The name Erice is derived from the Sican-Sicel-Italic term Eryx, meaning mountain. There are caves overlooking the sea that were inhabited by Upper Palaeolithic and Neolithic man. Erice became an Elymian city and had a temple dedicated to the goddess of fertility Astartes (the Roman Venus Erycinia). Before and after the brief Greek domination of Agrigento and Syracuse, Erice was a Punic city, as testified today by its massive walls. The Carthaginians destroyed it in 260 BC. In 247 BC it was occupied by the Romans. And it declined both as a stronghold and as a town. It then followed the vicissitudes of the rest of the island: first it was Byzantine, then Arab after 381, when it was called Gebel-Hamed. It fell to the Normans in the 12th c. The Norrnans repopulated the town and in addition to various other fortifications, built the Castle which took their name (although it is also called the Castle of Venus). The town took the name that Count Roger gave to the mountain: Monte San Giuliano. In the Middle Ages numerous churches and convents were built and, since then, apart from a few baroque buildings and the restoration of Piazza Umberto I in the 19th c., this mountain town has remained unchanged. In 1934 it resumed its ancient name of Erice.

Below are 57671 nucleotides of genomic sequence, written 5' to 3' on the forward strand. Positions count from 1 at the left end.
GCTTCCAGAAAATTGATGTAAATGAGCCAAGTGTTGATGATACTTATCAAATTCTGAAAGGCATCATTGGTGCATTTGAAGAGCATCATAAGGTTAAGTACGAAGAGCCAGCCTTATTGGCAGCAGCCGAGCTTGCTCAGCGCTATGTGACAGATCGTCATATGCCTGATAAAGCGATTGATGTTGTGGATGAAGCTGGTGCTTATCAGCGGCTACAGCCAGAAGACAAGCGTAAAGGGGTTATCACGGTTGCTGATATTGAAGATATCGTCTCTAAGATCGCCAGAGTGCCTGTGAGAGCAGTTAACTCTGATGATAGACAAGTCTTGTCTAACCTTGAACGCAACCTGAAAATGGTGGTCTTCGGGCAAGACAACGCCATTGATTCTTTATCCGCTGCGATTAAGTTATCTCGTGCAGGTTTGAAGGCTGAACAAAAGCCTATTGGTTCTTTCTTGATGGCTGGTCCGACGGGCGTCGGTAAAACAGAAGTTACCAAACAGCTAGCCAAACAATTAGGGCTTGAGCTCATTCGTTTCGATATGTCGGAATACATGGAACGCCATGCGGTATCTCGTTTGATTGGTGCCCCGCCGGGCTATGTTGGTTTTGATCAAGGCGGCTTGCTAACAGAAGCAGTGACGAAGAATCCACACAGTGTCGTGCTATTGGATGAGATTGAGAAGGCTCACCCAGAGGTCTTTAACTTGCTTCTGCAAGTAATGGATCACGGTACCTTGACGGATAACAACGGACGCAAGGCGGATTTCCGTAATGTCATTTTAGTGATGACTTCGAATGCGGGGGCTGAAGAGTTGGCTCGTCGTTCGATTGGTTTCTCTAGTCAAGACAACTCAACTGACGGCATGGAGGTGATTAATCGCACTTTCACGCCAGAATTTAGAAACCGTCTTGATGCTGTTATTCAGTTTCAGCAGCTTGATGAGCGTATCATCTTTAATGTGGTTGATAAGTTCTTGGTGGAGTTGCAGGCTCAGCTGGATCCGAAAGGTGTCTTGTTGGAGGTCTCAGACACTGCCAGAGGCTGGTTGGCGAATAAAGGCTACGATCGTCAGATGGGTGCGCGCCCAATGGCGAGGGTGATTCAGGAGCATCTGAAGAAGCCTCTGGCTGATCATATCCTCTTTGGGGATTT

The boundary walls, built in about the 6th c. by the Phoenicians, and restructured many times in the course of time, are visible as we approach Erice. Three mediaeval gates still stand: Porta di Trapani, Porta del Carmine and Porta Spada (which has Punic incisions in the walls of a nearby gateway). When we enter Porta Trapani, we are immediately struck by the extraordinary street layout -a labyrinth of wind- ing lanes, inner courtyards and cobbled streets which together bestow a serene and ancient atrnosphere upon this picturesque little town. The Duomo, near Porta Trapani, was built in the 14th c., with an isolated campanile (which possibly served a defensive purpose as a watch-tower); there are two graceful two-light windows in the upper orders of the carnpanile. The portico was added to the facade of the Duomo in the 15th c. ; beneath it is the great portal, which dates from the original construction. The interior was redone in the 19th c. in the manner of the Neo-Gothic revival. Among the works of art there is a statue of the Madonna and Child, attributed to Domenico Gagini (1469).
The Chiesa di San Domènico is now the seat of the Ettore Majorana Scientific Centre. Nearby is the Chiesa di San Cataldo, built in the l4th c. and several times altered. The Chiesa di San Giovanni Battista, on the brow ofthe hill, with a fine view down into the valley as far as Monte Cofano, is mediaeval in origin, of which period there still remains a fine side portal restructured in the 15th and 17th c. The church contains some statues by the Gaginis: St John the Evangelist, by Antonello (1531), and St John the Baptist, by Antonino (1539). A visit to èrice is highly to be recommended, because oft he town’s historical and artistic interest, the beauty of its landscape and the extraordinary panorama that can be enjoyed on every side.